I’m glad that we got two days of rest after that last field day. Tomorrow we go out again for the third (and last?) time, and I think I am well rested for it. Today I spent the day in the lab filtering snow and ice samples.
Field work and lab work is rather different from working on computer simulations. I’ve done both before in different flavors, but somehow I’d forgotten. It’s definitely more of the kind of thing that most people picture when they picture science. We are measuring things and doing experiments. It’s nice not to sit in front of the computer all day long, and something about it feels more authentic too, since I am not immune from being influenced by our social constructions of what a scientist is. At least we challenge the image of the scientist as old and male. Our research party is majority women and the men are on the younger side too.
I don’t know why more people don’t cross over and engage in multiple approaches to doing science. But every sub-field I’ve explored in the physical sciences has a rather arbitrary divide between the theory and experiment people. When you’re out in the field you develop intuition about the complexity of the system you are studying, as well as a sense of the variability and its scales. But you can only look at limited areas over limited times, and ultimately it’s nice to be able to generalize. If you’re thinking about how you would model a complex system, perhaps you ask different questions in the field. I’m not sure.
As I’ve engaged in this filtering process, I’m reminded of something my undergraduate advisor said about lab work: it doesn’t hurt to be a little bit obsessive-compulsive. That’s very true for this work, for which we want to keep the whole process, from collecting samples to melting and filtering in the lab, obsessive-compulsively free of contamination. Since what we are measuring is the content of light-absorbing material on the filter at the end, it wouldn’t do to introduce other materials at any stage of the process that aren’t found in the snow and ice when we got to the field site.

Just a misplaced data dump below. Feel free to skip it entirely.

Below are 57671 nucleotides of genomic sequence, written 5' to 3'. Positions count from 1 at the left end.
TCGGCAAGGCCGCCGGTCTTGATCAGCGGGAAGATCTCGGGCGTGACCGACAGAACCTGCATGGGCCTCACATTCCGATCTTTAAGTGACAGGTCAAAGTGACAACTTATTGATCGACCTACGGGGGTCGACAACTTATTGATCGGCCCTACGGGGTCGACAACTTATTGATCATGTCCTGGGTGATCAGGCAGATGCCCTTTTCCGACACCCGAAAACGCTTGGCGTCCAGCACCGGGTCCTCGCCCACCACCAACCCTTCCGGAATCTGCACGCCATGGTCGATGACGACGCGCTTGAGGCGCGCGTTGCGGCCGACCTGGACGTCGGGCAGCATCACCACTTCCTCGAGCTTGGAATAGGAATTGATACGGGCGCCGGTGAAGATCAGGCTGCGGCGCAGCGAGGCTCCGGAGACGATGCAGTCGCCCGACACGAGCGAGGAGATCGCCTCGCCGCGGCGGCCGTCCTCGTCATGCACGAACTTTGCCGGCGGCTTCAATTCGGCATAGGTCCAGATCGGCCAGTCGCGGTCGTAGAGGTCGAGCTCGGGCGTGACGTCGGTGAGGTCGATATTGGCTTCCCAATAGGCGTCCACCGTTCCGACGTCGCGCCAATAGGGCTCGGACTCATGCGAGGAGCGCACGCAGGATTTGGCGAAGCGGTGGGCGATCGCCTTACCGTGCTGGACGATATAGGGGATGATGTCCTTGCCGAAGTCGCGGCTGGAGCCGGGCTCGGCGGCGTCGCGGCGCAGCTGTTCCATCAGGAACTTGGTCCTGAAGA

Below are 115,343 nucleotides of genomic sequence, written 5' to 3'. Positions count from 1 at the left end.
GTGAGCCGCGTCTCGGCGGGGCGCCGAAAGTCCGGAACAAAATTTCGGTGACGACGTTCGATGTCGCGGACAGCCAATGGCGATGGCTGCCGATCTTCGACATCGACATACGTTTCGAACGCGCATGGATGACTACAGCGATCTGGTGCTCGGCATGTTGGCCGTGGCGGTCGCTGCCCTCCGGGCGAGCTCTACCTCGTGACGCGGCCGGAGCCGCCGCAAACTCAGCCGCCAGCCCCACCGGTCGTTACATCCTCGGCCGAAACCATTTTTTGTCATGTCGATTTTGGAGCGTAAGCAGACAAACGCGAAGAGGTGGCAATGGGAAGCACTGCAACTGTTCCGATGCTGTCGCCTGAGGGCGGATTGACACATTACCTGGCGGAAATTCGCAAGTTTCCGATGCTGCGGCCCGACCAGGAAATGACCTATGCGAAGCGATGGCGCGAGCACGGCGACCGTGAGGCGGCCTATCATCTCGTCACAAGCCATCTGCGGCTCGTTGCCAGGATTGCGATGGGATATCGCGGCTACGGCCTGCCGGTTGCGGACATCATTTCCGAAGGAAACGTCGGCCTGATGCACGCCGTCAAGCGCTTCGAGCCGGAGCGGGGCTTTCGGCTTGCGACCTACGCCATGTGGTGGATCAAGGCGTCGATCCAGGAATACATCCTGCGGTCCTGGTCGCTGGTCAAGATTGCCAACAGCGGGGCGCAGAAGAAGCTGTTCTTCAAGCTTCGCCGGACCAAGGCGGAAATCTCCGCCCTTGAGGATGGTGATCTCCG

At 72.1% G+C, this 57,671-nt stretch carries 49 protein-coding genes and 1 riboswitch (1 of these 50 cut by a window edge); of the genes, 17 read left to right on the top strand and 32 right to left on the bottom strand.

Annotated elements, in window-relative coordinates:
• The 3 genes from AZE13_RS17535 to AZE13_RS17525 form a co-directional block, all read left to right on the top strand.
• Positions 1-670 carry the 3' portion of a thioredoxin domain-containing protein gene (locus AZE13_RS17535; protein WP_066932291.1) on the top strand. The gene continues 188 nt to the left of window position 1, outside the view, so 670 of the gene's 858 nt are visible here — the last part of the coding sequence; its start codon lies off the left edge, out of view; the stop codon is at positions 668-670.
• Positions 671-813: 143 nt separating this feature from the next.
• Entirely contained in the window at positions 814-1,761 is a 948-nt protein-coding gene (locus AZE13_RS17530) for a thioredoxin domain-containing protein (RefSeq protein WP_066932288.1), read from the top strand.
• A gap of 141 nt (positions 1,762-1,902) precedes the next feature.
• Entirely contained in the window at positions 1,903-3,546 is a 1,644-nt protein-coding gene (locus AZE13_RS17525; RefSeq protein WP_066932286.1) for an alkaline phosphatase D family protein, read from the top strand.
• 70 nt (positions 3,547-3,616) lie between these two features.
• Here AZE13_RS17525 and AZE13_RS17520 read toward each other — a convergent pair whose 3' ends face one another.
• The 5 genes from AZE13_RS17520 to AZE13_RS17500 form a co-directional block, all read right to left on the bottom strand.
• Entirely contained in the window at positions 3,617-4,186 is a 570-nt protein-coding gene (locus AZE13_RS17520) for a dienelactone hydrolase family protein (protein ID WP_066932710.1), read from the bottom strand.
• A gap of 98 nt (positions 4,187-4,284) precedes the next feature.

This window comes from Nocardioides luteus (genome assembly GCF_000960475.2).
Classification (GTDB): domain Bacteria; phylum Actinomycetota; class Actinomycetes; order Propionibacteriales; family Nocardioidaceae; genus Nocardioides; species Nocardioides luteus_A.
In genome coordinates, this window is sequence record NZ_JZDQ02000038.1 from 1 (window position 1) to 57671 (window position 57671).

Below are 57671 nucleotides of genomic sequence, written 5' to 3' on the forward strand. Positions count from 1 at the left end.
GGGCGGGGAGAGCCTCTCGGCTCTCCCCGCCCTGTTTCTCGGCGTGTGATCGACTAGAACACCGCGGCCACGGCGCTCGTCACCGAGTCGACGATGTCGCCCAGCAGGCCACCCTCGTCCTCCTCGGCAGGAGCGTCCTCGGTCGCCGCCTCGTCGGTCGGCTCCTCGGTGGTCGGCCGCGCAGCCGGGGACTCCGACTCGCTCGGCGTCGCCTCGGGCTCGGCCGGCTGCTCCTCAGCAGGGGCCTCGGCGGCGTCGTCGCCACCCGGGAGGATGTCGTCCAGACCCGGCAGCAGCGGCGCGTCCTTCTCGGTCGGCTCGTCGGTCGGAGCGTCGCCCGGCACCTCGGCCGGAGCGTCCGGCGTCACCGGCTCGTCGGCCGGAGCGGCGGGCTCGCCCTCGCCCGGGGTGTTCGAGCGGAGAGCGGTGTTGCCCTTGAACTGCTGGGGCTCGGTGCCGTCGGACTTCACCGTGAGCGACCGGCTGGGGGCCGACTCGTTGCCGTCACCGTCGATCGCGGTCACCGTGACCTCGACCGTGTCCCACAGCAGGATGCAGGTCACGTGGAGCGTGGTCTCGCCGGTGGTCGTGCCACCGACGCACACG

It should also be noted that we get to the field site via snow machine. There is exhaust and sometimes other snow machine tracks nearby, although we try to get away from the well-traveled paths. Furthermore, we are about 40km from Longyearbyen, where a giant smoke stack in town spews pollutants and there are mining operations nearby. Our samples are not representative of the Arctic or long-range transported pollutants. They are, however, combined with the other measurements, part of a dataset that is useful for understanding optical processes in sea ice. We don’t need representative ice to study how concentrations of particulate impacts how light is absorbed, reflected, and transmitted.